Student Learning Outcomes | Webster University

Student Learning Outcomes

Mission of the Global Citizenship Program

The mission of the Global Citizenship Program is to ensure that every undergraduate student emerges from Webster University with the core competencies required for responsible global citizenship in the 21st century. Those competencies are reflected in the learning outcomes for the program.

Global Citizenship Program Learning Outcomes

Students who successfully complete the program will be able to:

  • Demonstrate knowledge of human cultures and the sources of meaning (Roots of Cultures).
  • Demonstrate knowledge of human cultures and how people and their cultures and institutions work (Social Systems and Human Behavior).
  • Demonstrate knowledge of the physical and natural world (Physical and Natural World).
  • Demonstrate knowledge of cultures foreign to them, international languages, or the forces that draw people of the world together and forces that push them apart (Global Understanding).
  • Demonstrate knowledge of human artistic expression (Arts Appreciation).
  • Demonstrate an understanding of and create arguments supported by quantitative evidence and clearly communicate those arguments in a variety of formats (Quantitative Literacy).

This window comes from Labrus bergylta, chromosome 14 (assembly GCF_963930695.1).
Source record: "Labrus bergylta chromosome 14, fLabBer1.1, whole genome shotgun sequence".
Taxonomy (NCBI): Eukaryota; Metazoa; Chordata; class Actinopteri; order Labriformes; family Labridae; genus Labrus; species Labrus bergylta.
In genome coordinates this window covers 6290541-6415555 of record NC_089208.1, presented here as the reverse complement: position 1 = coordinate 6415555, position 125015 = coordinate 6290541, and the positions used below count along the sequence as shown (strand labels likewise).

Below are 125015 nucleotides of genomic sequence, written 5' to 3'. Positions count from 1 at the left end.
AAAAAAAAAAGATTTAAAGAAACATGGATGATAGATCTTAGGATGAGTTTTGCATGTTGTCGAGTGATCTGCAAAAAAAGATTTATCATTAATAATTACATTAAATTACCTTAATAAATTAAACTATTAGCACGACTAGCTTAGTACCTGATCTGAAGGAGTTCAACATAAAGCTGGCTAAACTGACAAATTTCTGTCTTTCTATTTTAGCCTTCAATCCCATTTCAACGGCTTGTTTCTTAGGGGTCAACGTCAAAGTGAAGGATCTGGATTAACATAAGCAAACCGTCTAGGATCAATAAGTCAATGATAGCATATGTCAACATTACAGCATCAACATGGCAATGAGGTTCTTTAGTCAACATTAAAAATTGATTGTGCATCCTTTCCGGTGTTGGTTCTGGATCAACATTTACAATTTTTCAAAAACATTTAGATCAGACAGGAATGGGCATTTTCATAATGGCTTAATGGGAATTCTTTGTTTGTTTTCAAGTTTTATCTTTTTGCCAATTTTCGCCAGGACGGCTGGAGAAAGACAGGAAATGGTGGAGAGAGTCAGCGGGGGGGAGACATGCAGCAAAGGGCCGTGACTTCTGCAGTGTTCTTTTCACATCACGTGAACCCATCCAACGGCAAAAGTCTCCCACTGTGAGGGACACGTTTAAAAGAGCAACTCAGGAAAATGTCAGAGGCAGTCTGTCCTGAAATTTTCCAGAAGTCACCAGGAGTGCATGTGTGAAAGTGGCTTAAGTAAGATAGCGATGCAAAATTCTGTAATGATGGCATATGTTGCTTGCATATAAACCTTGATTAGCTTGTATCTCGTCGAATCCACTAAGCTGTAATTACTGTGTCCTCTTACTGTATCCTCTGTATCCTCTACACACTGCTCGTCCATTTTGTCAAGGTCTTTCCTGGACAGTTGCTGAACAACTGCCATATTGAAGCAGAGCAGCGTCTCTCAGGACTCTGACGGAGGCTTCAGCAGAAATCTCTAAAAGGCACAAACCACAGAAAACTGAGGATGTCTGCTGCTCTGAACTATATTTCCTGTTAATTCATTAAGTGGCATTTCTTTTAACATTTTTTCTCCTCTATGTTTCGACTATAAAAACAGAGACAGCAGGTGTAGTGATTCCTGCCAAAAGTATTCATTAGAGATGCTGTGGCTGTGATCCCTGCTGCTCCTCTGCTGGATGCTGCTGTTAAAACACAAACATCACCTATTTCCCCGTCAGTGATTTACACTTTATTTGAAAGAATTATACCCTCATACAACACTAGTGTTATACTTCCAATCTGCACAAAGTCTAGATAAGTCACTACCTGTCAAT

• Recognize when there is a need for information and identify, locate, evaluate, and responsibly use and share information relevant for the problem at hand.
  • Explore ideas, issues, images, and events comprehensively by analyzing and evaluating assumptions and arguments, constructing well-supported arguments, and developing innovative plans or ideas to solve problems.
  • Assess their own ethical values and, in the social context of problems, apply and evaluate ethical perspectives and concepts.
  • Demonstrate understanding of the complexity of elements important to members of another culture in relation to history, values, politics, communication styles, economy, or beliefs and practices.
  • Communicate ideas, opinions, and information effectively by preparing and delivering purposeful oral presentations designed to increase knowledge, to foster understanding, or to promote change in listeners' attitudes.
  • Use language effectively to communicate in a variety of written genres.
  • Demonstrate -- through effective use of genre, context and syntax -- understanding of the purpose of their writing and appropriate approach to a particular audience.
  • Make connections between academic learning and life experiences across disciplines and perspectives.
  • Apply knowledge, skills, and responsibilities to new settings and complex problems.
  • Demonstrate the ability to work constructively as part of a team by contributing directly, facilitating others' contributions, fostering a constructive climate, and responding well to conflict.